By Wally Perez
Artist: Du Blonde
Album: Lung Bread for Daddy
Release Date: Feb. 22, 2019
Beth Jean Houghton, known as Du Blonde in the music world, isn’t afraid to tell it how it is or let people into her own little world of grey; a world where sunshine is hidden behind clouds and days are filled with cold gusts of wind and rain. On her latest album, Lung Bread for Daddy, Houghton touches on a variety of struggles including heartbreak, anxiety and the general ups and downs (mostly downs) of relationships.
Released Feb. 22, 2019 and self-produced by Houghton, Lung Bread for Daddy follows her 2015 sophomore album, Welcome Back to Milk, with the same crass and unapologetic Houghton. But where Welcome Back to Milk painted a vivid portrait of escaping social norms and roles, Lung Bread for Daddy thrusts head first into an ocean of self-deprecation and finding peace with being alone. Like a diary filled with pages of dark times and darker memories, Houghton wails, drones and speaks monotonously on a variety of personal experiences with influences of psychobilly, punk, pop and goth rock sprinkled throughout.
“Pull over babe, I want out/ I got a feeling like I don’t belong to your doubts,” Houghton sings on album opener “Coffee Machine,” a slow burning homage to a relationship gone sour. Houghton’s voice haunts the space with poignant tones, reflecting on the decision to leave her significant other and not look back. It’s an ambitious choice to set the tone of a record with a track like this. The woeful lyricism is gut-wrenching at times, but the fact that most people can relate to such bumpy roads in romantic flings (and the urges to go back to them due to loneliness) is what makes it shine. It’s heartfelt and evocative in the best ways. It’s a reminder that everyone struggles with similar issues.
Houghton shifts tonal gears in the next few tracks with more guitar-driven compositions with flares of mucky synths and at times grotesque lyricism— that seems to be self-deprecating— but it’s just Houghton speaking her truths, free of embarrassment or judgement. Like in “Holiday Resort,” where Houghton bellows about her 20s and how quickly life seems to be zipping by in a blink of an eye. Deadbeat boyfriends, terrible news from her doctor, and realizing there’s still much she wants to do in her life are all shared like pages out of her diary. Houghton sings, “Spoke to my doctor/ He said I’ve passed my peak/ All my eggs are dying/ In my twenties I’m antique,” accompanied by distorted guitar.
Once again, Houghton shifts gears on the instrumentation like on “Baby Talk,” a gothic punk tune with eerie synths, grimy guitar riffs, and chilling vocals which breathes new life midway through the album. The subject matter is relatively the same—and will continue to be so throughout —with Houghton echoing previous issues in relationships and trying her damndest to get her mind off of it through distractions. But it’s the upbeat delivery in which the guitars, drums, and keys/synths that really shine: “Baby when I talk to you, I can’t take it.”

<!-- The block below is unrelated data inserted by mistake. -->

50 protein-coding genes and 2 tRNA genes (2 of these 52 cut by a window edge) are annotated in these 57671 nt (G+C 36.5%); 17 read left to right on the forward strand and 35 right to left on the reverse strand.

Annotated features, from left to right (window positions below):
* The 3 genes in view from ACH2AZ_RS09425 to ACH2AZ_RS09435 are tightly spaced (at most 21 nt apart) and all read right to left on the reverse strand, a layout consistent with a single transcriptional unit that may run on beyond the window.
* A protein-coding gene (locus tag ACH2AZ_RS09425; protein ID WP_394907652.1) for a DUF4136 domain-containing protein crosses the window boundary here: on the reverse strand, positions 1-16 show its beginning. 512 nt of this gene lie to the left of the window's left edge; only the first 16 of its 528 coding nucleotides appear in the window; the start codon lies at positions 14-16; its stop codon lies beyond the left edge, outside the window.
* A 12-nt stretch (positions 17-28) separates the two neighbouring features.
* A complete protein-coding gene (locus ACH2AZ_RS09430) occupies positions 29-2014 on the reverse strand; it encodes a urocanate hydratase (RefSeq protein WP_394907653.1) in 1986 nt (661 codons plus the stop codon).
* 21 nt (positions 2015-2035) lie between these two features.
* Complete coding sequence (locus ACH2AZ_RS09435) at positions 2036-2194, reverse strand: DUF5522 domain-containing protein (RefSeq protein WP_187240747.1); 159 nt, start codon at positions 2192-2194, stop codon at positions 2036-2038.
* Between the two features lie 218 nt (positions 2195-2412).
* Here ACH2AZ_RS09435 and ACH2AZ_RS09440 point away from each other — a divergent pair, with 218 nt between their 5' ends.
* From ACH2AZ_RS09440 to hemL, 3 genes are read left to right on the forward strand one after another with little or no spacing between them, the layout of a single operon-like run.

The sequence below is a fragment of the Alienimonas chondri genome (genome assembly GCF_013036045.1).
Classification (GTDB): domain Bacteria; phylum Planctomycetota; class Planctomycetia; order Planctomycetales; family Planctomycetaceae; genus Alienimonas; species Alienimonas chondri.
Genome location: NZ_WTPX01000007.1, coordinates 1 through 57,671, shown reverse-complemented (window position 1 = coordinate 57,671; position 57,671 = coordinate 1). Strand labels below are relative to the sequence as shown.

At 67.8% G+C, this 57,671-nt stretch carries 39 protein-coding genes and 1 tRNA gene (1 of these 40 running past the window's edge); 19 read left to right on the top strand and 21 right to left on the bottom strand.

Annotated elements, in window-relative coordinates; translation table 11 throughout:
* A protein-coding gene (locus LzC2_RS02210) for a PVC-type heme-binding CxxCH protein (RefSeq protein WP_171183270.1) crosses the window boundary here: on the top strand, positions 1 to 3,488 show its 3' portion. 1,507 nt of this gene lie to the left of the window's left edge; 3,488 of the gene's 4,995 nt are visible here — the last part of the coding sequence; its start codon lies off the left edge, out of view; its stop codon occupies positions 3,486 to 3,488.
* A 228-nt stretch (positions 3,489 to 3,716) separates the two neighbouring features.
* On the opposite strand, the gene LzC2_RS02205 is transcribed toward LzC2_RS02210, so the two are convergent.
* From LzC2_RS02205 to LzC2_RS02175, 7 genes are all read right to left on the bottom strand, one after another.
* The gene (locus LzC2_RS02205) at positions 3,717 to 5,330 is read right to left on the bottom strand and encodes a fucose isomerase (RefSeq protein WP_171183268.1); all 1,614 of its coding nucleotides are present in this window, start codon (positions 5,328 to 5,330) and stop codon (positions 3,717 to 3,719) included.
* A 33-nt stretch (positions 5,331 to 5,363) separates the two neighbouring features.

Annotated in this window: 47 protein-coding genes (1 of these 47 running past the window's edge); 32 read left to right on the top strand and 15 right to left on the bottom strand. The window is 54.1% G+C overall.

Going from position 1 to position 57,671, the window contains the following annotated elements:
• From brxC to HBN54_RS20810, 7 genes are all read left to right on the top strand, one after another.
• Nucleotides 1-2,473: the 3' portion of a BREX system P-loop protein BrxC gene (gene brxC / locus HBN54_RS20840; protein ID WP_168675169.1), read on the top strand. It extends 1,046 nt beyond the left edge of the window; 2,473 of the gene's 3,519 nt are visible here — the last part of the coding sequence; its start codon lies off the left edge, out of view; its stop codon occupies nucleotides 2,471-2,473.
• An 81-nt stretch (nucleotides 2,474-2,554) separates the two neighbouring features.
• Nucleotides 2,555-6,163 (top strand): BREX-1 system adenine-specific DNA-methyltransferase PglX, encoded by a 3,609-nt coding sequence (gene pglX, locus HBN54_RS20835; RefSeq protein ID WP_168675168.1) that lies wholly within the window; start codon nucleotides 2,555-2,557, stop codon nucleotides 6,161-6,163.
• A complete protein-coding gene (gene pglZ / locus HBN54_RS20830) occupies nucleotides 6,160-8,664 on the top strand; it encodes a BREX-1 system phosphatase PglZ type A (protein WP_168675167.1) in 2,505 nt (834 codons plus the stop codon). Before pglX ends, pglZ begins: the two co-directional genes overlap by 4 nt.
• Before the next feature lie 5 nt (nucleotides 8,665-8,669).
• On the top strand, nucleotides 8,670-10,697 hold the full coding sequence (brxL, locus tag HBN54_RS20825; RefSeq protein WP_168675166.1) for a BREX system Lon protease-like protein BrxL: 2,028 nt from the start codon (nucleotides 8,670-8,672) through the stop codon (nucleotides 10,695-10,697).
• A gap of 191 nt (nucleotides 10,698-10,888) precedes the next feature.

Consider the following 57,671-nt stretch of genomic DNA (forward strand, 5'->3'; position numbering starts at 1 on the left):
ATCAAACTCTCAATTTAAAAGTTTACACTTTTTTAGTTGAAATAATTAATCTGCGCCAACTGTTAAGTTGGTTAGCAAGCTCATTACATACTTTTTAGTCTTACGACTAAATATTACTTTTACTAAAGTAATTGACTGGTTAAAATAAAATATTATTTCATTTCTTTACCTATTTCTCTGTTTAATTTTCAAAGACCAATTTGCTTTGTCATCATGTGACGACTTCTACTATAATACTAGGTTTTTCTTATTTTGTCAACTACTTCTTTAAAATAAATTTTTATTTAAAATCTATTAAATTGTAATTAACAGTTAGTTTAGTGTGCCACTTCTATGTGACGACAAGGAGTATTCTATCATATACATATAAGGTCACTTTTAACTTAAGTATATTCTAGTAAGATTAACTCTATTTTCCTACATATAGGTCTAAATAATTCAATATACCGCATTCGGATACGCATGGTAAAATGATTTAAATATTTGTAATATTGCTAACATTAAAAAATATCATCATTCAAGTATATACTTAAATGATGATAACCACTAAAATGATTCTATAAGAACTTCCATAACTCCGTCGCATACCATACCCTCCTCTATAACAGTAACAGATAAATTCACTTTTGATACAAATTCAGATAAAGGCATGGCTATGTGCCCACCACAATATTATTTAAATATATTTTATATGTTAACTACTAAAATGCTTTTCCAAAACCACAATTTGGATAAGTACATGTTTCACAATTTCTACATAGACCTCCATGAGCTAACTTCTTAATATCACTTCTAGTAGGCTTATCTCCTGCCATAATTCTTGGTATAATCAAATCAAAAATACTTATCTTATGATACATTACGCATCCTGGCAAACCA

A sloppy and ever-so-familiar distorted guitar carries the melody of the following track, “Angels,” and Houghton once again speaks on a moment where one walks away from a toxic relationship and the feeling of finally being free from it all. Houghton wails, “I’m leaving the house now/ I’m locking the door/ Wondering what it was you gave it up for.”
Spurts of these upbeat instrumentations, and somber lyrics, follow with “Buddy,” which showcases a disgruntled Houghton dealing with an ex, suggesting they still remain friends. The bass driven, “Heaven Knows,” is accompanied by gloomy keys and strings. Houghton echoes, “Did you think of me/ When you washed your hands/ Of your history/ Do you feel bad/ Do you feel it all,” before the song climaxes with a barrage of fuzzy guitar riffs and background vocals.
As previously mentioned, the album is heavy on relationships, but the instrumentation suits the subject matter with an arrangement of messy guitar tones and garage-rock drums that resonate with the lyrics. Life is hard and it’s filled with highs and lows. The lows might last a long while, but eventually you grow and learn from them. Lung Bread for Daddy follows Houghton’s past and touches on not only maturity, but coming to peace with who you are, finding a comfort in loving yourself and learning to be happy with spending time alone.